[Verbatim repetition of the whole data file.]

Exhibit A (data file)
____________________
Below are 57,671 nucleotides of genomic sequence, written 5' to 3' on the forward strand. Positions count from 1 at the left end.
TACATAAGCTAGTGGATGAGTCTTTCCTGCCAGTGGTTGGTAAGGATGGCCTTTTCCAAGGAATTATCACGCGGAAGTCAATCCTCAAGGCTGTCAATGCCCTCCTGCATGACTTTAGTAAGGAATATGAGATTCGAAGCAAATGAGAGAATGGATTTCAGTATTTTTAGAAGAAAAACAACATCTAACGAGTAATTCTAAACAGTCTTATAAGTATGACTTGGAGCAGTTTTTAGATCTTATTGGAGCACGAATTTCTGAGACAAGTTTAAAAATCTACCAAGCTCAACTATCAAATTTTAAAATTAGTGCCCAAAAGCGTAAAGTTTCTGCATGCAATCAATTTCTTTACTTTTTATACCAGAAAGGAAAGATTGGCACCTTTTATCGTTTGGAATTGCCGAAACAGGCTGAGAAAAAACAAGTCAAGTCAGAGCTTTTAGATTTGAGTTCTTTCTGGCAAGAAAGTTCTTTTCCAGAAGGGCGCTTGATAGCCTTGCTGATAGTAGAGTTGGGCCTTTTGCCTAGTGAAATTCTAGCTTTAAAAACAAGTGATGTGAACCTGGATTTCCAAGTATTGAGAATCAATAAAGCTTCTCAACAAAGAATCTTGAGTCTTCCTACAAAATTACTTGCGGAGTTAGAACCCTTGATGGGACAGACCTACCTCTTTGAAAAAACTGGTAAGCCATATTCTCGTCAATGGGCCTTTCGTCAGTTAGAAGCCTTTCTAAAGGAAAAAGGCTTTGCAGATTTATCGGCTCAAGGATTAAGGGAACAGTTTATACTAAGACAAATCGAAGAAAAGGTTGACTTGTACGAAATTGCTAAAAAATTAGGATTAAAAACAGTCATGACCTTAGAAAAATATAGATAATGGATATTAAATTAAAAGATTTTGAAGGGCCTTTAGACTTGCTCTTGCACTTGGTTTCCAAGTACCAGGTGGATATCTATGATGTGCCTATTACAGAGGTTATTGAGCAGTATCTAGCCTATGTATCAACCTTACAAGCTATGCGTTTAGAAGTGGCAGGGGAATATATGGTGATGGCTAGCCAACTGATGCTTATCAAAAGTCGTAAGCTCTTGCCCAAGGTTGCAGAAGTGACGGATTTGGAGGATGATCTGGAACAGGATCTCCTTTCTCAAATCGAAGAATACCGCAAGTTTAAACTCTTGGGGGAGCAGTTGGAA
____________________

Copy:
Below are 57,671 nucleotides of genomic sequence, written 5' to 3' on the forward strand. Positions count from 1 at the left end.
TACATAAGCTAGTGGATGAGTCTTTCCTGCCAGTGGTTGGTAAGGATGGCCTTTTCCAAGGAATTATCACGCGGAAGTCAATCCTCAAGGCTGTCAATGCCCTCCTGCATGACTTTAGTAAGGAATATGAGATTCGAAGCAAATGAGAGAATGGATTTCAGTATTTTTAGAAGAAAAACAACATCTAACGAGTAATTCTAAACAGTCTTATAAGTATGACTTGGAGCAGTTTTTAGATCTTATTGGAGCACGAATTTCTGAGACAAGTTTAAAAATCTACCAAGCTCAACTATCAAATTTTAAAATTAGTGCCCAAAAGCGTAAAGTTTCTGCATGCAATCAATTTCTTTACTTTTTATACCAGAAAGGAAAGATTGGCACCTTTTATCGTTTGGAATTGCCGAAACAGGCTGAGAAAAAACAAGTCAAGTCAGAGCTTTTAGATTTGAGTTCTTTCTGGCAAGAAAGTTCTTTTCCAGAAGGGCGCTTGATAGCCTTGCTGATAGTAGAGTTGGGCCTTTTGCCTAGTGAAATTCTAGCTTTAAAAACAAGTGATGTGAACCTGGATTTCCAAGTATTGAGAATCAATAAAGCTTCTCAACAAAGAATCTTGAGTCTTCCTACAAAATTACTTGCGGAGTTAGAACCCTTGATGGGACAGACCTACCTCTTTGAAAAAACTGGTAAGCCATATTCTCGTCAATGGGCCTTTCGTCAGTTAGAAGCCTTTCTAAAGGAAAAAGGCTTTGCAGATTTATCGGCTCAAGGATTAAGGGAACAGTTTATACTAAGACAAATCGAAGAAAAGGTTGACTTGTACGAAATTGCTAAAAAATTAGGATTAAAAACAGTCATGACCTTAGAAAAATATAGATAATGGATATTAAATTAAAAGATTTTGAAGGGCCTTTAGACTTGCTCTTGCACTTGGTTTCCAAGTACCAGGTGGATATCTATGATGTGCCTATTACAGAGGTTATTGAGCAGTATCTAGCCTATGTATCAACCTTACAAGCTATGCGTTTAGAAGTGGCAGGGGAATATATGGTGATGGCTAGCCAACTGATGCTTATCAAAAGTCGTAAGCTCTTGCCCAAGGTTGCAGAAGTGACGGATTTGGAGGATGATCTGGAACAGGATCTCCTTTCTCAAATCGAAGAATACCGCAAGTTTAAACTCTTGGGGGAGCAGTTGGAA